Other blogs are doing it, so I may as well join the fray. The idea is to pick the top ten books that have most impacted you and to explain why. Narrowing the list down to ten has proven to be a challenge, but here goes (in no particular order):
1. The Color Purple by Alice Walker. Here was the first book of literary quality that gripped my attention right from the opening sentence. I was young at the time, 20 years old, and my idea of a good writer back then was Stephen King. The books I read for English classes were good, but they certainly weren't popular novels. Reading them was work. Celie's voice was real to me; her experiences were all too real for me; and though now as a more mature reader I find parts of the book strike me as contrived, it's still a good read, and I often teach the novel because Celie speaks powerfully to so many female students.
2. The Complete Works of William Shakespeare. You simply aren't well read unless you've read most of the plays and the sonnets. Though getting all the nuances requires spending just as much time reading the footnotes as the actual text, the payoff is tremendous and Shakespeare is also, well, a really funny guy. Shakespeare captures the human condition like no other. If I had to pick a single play, it would be King Lear. It's the most tragic of the tragedies because Lear's flaw is so forgiveable: immaturity. His development into a grieving, compassionate human being who has lost everything to childish impulses moves me still.
3. The Dream of a Common Language by Adrienne Rich. I'm not a fan of poetry. So much of it is inaccessible, but in this book, Rich wields her craft like a weapon.
4. The Big Book, Alcoholics Anonymous. This massive tome is in its 6th edition, and though the earliest parts were written in the 1930s (and read like it!), the message for alcoholics is clear, effective, and was radical for the time. We have a disease that no amount of willpower can overcome. It is only by relying on something--some force outside of ourselves, something greater than our own egos--that dependency on a substance can be licked. It doesn't have to be God--Group of Drunks, a Good Orderly Direction, or even Nature or a tree--can be your Higher Power, but if you put your life and care in the hands of something bigger than you, life will start making sense.
5. Horse Heaven by Jane Smiley. This isn't Smiley's most famous or best work. But, anyone who knows me knows I have an affinity for horses and horse racing. Smiley tackles that subject here, with biting satire yet genuine love for the animals. It's not a Black Beauty story--this is a book for adults and is positively x-rated in parts--but you will find yourself rooting for the horses Epic Steam, Justa Bob, Froney's Sis, and the others. Oh, and Smiley understands the racing industry.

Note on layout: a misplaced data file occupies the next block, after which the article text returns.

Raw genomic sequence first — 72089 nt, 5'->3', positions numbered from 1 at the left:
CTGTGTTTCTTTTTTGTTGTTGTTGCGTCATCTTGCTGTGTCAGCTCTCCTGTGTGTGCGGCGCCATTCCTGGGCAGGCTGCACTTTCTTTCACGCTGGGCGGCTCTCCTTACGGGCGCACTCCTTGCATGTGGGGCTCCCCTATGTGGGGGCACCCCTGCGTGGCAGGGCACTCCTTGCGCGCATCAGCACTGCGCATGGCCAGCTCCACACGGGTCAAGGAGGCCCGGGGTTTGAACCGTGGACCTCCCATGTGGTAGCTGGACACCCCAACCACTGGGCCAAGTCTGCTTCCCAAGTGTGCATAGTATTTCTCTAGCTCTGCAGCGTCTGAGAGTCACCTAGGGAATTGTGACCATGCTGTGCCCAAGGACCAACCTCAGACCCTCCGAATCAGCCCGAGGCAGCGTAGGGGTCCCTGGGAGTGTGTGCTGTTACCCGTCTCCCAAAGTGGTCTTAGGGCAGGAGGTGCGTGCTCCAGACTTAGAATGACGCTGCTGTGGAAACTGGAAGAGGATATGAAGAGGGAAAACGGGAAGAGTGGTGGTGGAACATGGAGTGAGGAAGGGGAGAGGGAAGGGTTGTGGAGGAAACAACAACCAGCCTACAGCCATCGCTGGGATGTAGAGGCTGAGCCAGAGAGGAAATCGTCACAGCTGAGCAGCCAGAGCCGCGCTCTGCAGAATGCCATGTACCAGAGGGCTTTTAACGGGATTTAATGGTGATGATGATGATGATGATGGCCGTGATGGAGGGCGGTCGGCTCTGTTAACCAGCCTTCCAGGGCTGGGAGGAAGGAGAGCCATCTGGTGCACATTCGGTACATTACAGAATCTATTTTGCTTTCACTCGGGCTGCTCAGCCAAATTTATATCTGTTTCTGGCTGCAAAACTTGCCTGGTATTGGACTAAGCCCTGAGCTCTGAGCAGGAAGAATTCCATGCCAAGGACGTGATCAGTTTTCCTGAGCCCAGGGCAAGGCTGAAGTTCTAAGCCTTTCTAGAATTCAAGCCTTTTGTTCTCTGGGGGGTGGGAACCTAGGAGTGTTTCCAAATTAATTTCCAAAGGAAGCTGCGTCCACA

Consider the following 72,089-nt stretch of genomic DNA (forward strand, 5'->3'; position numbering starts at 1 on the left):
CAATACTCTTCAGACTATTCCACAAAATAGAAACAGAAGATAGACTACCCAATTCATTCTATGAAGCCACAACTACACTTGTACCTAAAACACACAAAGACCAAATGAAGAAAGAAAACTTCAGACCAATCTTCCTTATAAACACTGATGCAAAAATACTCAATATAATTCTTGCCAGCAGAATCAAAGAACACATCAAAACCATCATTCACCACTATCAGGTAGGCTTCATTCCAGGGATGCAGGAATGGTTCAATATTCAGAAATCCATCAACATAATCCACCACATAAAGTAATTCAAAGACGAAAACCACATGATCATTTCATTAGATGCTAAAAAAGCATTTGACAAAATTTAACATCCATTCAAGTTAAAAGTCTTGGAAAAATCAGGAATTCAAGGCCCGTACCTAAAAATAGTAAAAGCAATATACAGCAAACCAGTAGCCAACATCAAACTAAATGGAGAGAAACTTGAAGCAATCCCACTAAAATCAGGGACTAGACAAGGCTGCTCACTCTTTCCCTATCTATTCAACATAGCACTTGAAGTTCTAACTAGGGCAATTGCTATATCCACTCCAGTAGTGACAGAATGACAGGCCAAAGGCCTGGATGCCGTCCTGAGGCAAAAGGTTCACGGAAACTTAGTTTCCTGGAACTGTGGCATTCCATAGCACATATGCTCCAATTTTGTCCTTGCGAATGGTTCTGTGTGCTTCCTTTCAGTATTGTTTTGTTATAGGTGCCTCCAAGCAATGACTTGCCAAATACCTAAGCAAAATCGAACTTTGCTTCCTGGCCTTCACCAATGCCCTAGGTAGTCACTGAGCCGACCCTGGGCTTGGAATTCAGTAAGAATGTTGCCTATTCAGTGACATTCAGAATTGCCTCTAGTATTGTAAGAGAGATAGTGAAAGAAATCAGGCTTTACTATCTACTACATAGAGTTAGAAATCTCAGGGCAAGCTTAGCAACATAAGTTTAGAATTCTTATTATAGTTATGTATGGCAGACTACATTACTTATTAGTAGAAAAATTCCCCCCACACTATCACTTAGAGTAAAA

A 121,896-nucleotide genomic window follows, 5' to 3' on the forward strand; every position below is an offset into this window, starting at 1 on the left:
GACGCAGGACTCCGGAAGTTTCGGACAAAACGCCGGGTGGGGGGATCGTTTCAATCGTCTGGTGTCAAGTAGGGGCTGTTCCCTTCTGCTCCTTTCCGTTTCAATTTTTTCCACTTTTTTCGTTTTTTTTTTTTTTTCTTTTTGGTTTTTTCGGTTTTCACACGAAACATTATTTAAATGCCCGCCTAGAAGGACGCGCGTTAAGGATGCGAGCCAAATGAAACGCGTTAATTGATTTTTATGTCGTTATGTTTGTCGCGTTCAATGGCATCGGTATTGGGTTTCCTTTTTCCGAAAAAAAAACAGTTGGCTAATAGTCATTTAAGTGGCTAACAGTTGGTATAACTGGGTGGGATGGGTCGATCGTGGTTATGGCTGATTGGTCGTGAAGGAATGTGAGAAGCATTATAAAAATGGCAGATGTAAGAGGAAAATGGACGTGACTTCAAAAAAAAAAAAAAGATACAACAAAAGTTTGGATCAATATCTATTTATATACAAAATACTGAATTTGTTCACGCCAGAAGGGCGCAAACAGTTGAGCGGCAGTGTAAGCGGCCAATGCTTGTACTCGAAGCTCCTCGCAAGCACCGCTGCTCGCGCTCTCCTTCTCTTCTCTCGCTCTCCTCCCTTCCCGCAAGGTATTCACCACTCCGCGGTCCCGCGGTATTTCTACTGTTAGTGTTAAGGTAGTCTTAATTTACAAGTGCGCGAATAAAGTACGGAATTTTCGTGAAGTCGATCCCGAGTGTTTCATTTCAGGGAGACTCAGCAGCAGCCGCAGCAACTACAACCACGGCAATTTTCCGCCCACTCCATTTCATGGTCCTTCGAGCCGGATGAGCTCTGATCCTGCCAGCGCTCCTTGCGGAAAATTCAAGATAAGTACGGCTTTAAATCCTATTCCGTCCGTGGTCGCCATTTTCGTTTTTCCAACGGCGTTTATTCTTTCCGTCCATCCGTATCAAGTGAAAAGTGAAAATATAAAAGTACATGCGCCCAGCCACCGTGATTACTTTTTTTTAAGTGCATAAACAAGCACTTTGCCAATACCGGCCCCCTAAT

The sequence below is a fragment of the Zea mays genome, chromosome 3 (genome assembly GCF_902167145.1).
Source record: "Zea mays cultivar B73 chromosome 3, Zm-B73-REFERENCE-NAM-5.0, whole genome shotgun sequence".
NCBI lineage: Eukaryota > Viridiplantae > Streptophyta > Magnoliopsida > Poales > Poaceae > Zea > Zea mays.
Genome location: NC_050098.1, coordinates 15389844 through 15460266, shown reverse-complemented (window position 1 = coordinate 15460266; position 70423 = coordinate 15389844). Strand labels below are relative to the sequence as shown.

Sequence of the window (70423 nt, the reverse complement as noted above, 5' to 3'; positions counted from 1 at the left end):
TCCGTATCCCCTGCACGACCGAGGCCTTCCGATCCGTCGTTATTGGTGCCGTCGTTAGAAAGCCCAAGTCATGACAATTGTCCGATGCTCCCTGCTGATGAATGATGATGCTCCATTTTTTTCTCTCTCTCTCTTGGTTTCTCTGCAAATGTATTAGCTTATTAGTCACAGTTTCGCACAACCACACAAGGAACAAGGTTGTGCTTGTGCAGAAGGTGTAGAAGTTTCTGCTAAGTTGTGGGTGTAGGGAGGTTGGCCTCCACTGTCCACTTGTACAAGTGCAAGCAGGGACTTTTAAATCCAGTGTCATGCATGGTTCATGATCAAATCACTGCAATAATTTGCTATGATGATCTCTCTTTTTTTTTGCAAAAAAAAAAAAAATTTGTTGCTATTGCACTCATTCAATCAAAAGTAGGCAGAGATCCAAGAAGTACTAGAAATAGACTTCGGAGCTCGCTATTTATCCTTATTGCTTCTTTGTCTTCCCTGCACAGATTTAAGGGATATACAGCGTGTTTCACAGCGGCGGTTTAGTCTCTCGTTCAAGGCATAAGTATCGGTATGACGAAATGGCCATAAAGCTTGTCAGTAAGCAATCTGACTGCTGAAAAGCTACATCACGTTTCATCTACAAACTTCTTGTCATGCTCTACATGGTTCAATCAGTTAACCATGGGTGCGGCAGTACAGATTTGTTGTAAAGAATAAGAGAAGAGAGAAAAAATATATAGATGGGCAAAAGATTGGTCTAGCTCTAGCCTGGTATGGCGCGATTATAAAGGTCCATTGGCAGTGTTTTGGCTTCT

6. The Liar's Club by Mary Karr. Mary Karr has mastered the art of memoir (don't miss her latest, Lit, either). Talk about your tough childhood. A crazy, artistic mother, a drunk of a father you still grow to love, a rape ... it would be easy to fall clumsily into sentimentality, but in Karr's hands, the story is gripping, funny, and never once does she feel sorry for herself. The bright, witty scrapper of a child grows up to lock horns with the best of 'em, and wins.
7. The Joy Luck Club by Amy Tan. Finally, a book about the complex relationships between mothers and daughters. The structure of the novel, loosely set up like a game of mahjong, also makes the interweaving narratives easy to follow. Just think: the stories of eight women, and sometimes the same story is told several times, only by a different voice. It's not a totally original idea, but Tan pulls it off without seeming like she was deliberately setting out to wow the literary critics. The scene with Lindo in the fortune cookie factory, trying to make sense of the fortunes, is laugh-out-loud hilarious.
8. The Things They Carried by Tim O'Brien. One of the best books about the Vietnam War you could ever read. "Things," the selection of items, can reveal so much about a character and situation. O'Brien proves that the devil, and the truth, is in the details. Fiction, or the telling of lies, often reveals the truth better than, well, the truth.
9. The Hours by Michael Cunningham. I love Virginia Woolf. I loved Mrs. Dalloway. Cunningham's book is the best tribute novel ever written. He apes Woolf's style of interior monologue (I prefer it to Joyce's stream of consciousness) yet modernizes the stories, all while making Woolf herself one of the characters and saluting her as the legend she is. The film version of his book is also brilliant.
10. A Room of One's Own by Virginia Woolf. A seminal (ovunal?) feminist text. It was actually originally a series of lectures in which Woolf asks the question, What if Shakespeare had had an equally brilliant sister? Her life would've been very different from his. With characteristic wit, she chastises the universities--and society in general--for closing doors to women and drives home the point that artists, yes, even women artists, need the freedom to make art.
There are, of course, plenty of other books that belong here, but this ten probably reflects my sensibilities pretty well. What are your favorites?